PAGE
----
Mix things up, or Die trying.
If you were expecting this to be another article about why exercise does more harm than good then I apologise now for disappointing you. Nor is this ANOTHER lame attempt at telling you some simple ways to burn more calories...walk up stairs instead of taking the lift, park further away from the entrance at work, blah blah blah I have heard it a million times and it alarms me that people have such little common sense that they can't work that out for themselves.
I read a lot of articles in fitness publications and I am often left wondering 'what was the point?'. Time is a very precious commodity so I have a new policy whereby, upon completion of reading my article I want people to say "that might come in handy".
Don't get too excited and expect some kind of secret miracle revelation that is going to change the world, but feel free to take my idea and alter it slightly to give you a potentially unlimited number of sessions.
One of my biggest fears is being thought of as predictable, or repetitive, or boring by my clients. These are fairly common fears I would have thought, so here is how to avoid them...
In 2010 I spent a few hours building a large die (dice to me and you, but to be grammatically correct I must point out that 'dice' is the plural name, 'die' is singular – and it took me long enough to make one so I am in no hurry to make another) much to the amusement of everyone else in the gym who thought it was ridiculous. Turns out I stumbled across the greatest tool ever for the lazy/busy PT.
Make a list of 6 areas to work on in your session - for example you could use the following (or you can make up any others of your own depending on your aims)...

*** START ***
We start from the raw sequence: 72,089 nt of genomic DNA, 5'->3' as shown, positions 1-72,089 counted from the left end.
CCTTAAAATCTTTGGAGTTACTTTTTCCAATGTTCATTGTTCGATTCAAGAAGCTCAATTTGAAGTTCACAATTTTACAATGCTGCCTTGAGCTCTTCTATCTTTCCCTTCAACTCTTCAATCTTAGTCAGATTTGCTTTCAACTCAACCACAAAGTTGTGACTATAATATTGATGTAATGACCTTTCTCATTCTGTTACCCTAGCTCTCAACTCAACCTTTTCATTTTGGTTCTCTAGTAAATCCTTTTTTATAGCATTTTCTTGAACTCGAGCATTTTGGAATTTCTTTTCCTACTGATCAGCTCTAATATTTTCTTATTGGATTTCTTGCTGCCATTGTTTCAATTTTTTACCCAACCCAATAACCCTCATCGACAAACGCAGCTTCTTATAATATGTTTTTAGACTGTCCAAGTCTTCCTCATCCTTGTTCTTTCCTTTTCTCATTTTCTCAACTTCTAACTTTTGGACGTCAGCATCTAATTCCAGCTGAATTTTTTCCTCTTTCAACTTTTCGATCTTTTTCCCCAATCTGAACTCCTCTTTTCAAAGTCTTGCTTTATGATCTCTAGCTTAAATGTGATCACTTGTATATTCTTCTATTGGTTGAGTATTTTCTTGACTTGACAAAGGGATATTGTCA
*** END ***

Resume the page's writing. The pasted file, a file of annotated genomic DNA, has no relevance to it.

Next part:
- Upper body push
- Upper body pull
- Lower body push
- Lower body pull
Next make a list of 6 sets/reps combos (I think you know where I am going with this)...
- 5 x 5
- 3 x 10
- 50 reps anyhow
- 2 - 4 - 6 - 8 - 10 - 8 - 6 - 4 - 2
- 10 - 9 - 8 - 7 - 6 - 5 - 4 - 3 - 2 – 1
Finally make a list of 6 pieces of equipment you have available to you...
- Suspension system
- Beer Keg
For the slow learners among us here is how it works. Roll the die, it's a 2 - upper body pull. Roll again, it's a 4 - break it to them gently that there is a Tabata on the horizon. Third roll, and it's another 2 - hook the suspension system up and away you go. First exercise is a Row on the suspension system, 20 seconds on, 10 seconds rest and repeat for four minutes! 3, 2, 1 let's go.......!!! Let them roll again while they recover, and repeat.
As the trainer you have artistic license to tweak the exercises and sets/reps to suit your client’s needs. Don't include anything that you think is unrealistic, and feel free to cheat a little if you want to avoid certain things at certain times.
I did warn you that there was nothing ground breaking, however, throw in one of these sessions from time to time and you will soon see that they can be pretty good fun. These sessions work really well for group PT sessions/Boot Camps if you let a different person roll the die to select each part. Never underestimate how much fun something so simple can be, and at the end of the day what is the worst that can happen? Now, everyone repeat after me..."that might come in handy".